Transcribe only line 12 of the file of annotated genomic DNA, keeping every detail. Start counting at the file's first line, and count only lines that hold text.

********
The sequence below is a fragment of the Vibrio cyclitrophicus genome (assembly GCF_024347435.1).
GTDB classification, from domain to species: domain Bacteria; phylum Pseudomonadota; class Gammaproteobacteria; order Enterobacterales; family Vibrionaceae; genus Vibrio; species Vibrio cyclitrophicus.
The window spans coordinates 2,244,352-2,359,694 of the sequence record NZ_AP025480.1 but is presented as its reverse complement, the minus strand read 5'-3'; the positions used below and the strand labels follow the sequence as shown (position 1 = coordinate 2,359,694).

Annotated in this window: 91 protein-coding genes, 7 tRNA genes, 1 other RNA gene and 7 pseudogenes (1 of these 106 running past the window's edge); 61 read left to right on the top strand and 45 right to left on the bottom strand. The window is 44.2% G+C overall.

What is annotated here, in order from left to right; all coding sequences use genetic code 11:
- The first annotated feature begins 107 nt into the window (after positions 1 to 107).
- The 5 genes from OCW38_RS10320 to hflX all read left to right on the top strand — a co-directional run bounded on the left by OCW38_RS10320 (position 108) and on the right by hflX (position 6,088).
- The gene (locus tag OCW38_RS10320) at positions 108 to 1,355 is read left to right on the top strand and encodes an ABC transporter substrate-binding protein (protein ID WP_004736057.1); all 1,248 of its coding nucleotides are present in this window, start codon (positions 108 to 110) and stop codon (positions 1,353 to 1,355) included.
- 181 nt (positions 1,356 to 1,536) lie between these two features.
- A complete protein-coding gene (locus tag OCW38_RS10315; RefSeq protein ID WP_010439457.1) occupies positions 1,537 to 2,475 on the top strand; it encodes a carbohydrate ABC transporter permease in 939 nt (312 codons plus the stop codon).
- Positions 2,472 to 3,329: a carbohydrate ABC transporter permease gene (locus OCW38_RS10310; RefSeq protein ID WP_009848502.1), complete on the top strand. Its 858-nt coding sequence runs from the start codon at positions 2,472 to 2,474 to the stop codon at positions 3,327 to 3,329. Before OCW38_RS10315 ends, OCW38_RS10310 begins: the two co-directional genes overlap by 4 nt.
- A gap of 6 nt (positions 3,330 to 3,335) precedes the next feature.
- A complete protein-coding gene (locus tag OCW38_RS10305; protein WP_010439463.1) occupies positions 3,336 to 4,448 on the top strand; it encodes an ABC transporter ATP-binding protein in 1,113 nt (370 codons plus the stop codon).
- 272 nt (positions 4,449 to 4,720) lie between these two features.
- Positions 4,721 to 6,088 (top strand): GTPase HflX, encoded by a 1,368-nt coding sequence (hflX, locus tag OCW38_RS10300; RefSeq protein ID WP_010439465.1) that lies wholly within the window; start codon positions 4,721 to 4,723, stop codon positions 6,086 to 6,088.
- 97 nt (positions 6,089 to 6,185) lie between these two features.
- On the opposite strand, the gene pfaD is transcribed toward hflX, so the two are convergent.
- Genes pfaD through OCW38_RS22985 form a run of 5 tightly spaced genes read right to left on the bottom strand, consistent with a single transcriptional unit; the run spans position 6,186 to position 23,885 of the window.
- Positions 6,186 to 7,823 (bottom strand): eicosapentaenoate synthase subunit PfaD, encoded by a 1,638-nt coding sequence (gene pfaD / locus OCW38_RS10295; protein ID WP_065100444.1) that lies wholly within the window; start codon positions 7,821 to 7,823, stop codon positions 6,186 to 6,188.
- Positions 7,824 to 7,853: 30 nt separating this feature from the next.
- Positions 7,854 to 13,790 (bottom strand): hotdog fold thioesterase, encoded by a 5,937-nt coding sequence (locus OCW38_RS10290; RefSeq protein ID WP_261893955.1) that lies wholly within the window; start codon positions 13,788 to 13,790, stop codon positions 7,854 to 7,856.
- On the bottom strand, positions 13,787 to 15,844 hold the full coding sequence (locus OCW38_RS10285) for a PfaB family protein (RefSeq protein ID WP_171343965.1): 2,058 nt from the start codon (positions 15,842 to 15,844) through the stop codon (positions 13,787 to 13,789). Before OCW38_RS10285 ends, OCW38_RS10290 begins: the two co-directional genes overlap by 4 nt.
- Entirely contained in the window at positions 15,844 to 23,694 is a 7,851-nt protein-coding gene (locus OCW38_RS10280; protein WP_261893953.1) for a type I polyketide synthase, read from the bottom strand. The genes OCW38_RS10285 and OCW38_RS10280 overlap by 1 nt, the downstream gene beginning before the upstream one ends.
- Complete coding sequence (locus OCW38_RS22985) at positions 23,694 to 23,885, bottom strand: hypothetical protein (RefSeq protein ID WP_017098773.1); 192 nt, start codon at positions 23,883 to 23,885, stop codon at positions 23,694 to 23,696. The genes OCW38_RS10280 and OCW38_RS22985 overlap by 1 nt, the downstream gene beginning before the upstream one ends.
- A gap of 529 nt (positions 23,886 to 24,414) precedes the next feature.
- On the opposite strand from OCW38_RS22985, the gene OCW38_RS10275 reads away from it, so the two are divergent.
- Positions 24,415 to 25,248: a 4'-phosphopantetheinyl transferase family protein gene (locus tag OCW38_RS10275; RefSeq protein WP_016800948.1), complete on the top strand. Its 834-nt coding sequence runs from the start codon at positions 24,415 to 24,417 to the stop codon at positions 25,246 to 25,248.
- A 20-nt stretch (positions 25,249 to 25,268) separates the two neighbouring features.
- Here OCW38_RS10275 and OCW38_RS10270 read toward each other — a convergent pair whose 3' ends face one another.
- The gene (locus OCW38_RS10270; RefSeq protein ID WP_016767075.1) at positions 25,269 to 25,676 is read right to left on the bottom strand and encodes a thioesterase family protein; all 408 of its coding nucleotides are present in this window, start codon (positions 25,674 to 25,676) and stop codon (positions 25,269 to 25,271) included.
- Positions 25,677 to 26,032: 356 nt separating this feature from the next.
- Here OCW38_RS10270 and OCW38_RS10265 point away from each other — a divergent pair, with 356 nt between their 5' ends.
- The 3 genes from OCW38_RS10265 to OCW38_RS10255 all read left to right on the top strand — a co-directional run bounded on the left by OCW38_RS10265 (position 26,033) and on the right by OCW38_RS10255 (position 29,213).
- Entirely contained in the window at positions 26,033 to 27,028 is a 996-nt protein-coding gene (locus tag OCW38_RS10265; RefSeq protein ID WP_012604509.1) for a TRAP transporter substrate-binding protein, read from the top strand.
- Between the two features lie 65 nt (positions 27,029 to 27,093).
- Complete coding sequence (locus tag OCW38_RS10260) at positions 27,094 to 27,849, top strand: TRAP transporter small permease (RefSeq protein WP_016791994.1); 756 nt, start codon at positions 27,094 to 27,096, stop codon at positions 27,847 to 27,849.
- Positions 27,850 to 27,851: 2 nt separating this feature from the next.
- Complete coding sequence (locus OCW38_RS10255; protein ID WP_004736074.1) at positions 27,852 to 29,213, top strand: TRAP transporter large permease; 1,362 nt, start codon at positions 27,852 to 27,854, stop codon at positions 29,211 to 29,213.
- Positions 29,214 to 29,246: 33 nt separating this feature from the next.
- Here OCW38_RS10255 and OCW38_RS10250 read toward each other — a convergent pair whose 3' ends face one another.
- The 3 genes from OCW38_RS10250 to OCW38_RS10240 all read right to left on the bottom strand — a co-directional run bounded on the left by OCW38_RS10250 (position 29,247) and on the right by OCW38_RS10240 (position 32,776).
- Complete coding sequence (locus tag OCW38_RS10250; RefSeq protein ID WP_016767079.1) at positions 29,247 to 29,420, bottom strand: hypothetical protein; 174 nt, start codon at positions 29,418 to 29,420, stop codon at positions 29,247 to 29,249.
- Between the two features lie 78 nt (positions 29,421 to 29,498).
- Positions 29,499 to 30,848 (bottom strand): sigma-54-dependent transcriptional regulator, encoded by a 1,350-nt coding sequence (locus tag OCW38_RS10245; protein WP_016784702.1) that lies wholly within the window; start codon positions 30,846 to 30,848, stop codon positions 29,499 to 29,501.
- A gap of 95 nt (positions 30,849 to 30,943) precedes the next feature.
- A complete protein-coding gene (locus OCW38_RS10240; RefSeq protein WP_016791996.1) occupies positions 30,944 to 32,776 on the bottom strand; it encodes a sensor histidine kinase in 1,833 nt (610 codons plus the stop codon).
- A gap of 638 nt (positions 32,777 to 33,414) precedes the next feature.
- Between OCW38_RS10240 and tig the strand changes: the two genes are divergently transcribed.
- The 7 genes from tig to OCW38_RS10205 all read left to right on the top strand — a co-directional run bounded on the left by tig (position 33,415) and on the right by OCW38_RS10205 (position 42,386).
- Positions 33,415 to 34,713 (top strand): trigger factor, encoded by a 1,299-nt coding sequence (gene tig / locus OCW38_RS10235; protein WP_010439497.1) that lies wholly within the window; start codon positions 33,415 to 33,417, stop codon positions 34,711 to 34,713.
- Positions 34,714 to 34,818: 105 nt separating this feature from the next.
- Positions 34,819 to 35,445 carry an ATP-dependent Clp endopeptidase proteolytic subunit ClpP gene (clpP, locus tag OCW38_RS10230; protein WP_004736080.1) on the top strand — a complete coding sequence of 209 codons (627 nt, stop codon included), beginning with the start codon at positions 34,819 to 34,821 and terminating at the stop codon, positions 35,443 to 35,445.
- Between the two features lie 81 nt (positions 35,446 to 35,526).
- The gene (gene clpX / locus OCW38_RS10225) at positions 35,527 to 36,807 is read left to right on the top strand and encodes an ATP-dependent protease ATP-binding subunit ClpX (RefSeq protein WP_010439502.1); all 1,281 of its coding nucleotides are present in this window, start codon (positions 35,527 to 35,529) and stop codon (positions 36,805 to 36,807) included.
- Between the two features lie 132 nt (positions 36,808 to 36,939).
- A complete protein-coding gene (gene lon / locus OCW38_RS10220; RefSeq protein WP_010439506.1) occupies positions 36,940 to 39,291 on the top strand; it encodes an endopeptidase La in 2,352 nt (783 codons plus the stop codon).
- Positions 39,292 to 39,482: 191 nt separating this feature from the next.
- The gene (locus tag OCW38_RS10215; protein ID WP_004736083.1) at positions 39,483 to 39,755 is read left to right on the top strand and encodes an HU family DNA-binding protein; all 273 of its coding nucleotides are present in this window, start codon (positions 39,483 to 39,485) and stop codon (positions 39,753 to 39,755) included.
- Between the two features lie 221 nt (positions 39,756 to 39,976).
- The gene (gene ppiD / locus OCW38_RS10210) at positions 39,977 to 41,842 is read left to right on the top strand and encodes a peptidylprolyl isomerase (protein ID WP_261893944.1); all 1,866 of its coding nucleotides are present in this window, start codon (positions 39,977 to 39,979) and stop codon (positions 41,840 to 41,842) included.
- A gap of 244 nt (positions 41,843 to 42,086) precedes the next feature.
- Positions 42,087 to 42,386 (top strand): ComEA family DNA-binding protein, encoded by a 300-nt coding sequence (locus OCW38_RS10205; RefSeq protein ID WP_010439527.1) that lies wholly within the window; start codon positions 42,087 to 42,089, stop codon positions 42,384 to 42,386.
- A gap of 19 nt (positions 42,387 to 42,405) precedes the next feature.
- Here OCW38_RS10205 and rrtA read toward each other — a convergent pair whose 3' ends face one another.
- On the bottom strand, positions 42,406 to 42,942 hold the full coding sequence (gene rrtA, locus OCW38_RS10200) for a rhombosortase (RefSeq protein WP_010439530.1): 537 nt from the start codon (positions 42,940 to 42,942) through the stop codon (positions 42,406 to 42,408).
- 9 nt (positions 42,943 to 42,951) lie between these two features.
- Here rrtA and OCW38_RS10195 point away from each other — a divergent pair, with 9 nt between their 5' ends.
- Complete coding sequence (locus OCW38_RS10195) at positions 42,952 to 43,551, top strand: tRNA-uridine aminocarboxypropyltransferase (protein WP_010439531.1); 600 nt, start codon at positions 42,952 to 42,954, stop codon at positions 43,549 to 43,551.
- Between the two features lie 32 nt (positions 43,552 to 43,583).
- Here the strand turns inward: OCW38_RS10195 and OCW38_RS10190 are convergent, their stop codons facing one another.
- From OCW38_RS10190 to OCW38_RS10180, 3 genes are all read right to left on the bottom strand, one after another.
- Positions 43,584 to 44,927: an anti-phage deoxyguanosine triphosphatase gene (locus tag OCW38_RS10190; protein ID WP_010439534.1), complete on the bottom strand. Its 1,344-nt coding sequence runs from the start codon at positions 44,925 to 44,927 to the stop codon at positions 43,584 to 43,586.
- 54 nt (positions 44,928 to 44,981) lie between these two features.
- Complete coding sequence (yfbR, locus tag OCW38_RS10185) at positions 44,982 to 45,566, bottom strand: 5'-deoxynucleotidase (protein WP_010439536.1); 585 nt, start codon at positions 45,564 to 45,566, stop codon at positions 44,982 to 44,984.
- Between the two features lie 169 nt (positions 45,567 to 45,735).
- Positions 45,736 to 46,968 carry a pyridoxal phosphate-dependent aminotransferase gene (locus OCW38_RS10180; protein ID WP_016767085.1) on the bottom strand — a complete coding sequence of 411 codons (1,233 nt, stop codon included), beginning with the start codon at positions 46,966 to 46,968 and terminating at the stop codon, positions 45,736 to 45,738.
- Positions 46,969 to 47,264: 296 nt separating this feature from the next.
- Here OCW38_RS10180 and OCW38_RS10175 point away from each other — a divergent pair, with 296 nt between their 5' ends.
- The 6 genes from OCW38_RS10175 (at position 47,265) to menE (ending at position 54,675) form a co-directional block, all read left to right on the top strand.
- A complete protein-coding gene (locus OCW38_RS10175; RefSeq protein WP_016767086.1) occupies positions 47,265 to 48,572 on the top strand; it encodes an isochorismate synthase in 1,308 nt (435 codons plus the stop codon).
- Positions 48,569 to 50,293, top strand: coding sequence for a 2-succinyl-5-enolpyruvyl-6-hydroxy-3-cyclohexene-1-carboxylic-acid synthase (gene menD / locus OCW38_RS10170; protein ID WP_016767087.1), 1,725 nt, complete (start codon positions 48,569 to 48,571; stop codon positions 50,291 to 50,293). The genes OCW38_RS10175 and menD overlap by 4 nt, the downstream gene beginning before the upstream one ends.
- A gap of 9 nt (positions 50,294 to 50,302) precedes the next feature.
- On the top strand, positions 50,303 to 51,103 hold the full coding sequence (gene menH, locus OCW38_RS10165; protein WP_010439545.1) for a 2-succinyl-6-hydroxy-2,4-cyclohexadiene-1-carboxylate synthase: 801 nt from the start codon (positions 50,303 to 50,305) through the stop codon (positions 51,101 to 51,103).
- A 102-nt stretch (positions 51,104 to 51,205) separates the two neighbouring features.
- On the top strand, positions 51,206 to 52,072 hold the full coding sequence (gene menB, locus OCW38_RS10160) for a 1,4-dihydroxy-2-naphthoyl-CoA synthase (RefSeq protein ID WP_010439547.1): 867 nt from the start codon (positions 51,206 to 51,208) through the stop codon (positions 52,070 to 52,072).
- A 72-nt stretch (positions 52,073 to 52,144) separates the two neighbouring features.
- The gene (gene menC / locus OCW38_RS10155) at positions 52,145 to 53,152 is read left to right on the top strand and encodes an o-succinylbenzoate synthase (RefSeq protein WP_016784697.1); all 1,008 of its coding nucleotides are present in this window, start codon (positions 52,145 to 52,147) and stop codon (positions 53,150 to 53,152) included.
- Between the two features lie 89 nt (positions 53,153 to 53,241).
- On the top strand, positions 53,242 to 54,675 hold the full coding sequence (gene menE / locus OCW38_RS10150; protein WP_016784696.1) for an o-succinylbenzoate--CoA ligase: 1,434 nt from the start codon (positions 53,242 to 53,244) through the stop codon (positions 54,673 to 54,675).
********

- A gap of 6 nt (positions 3,330 to 3,335) precedes the next feature.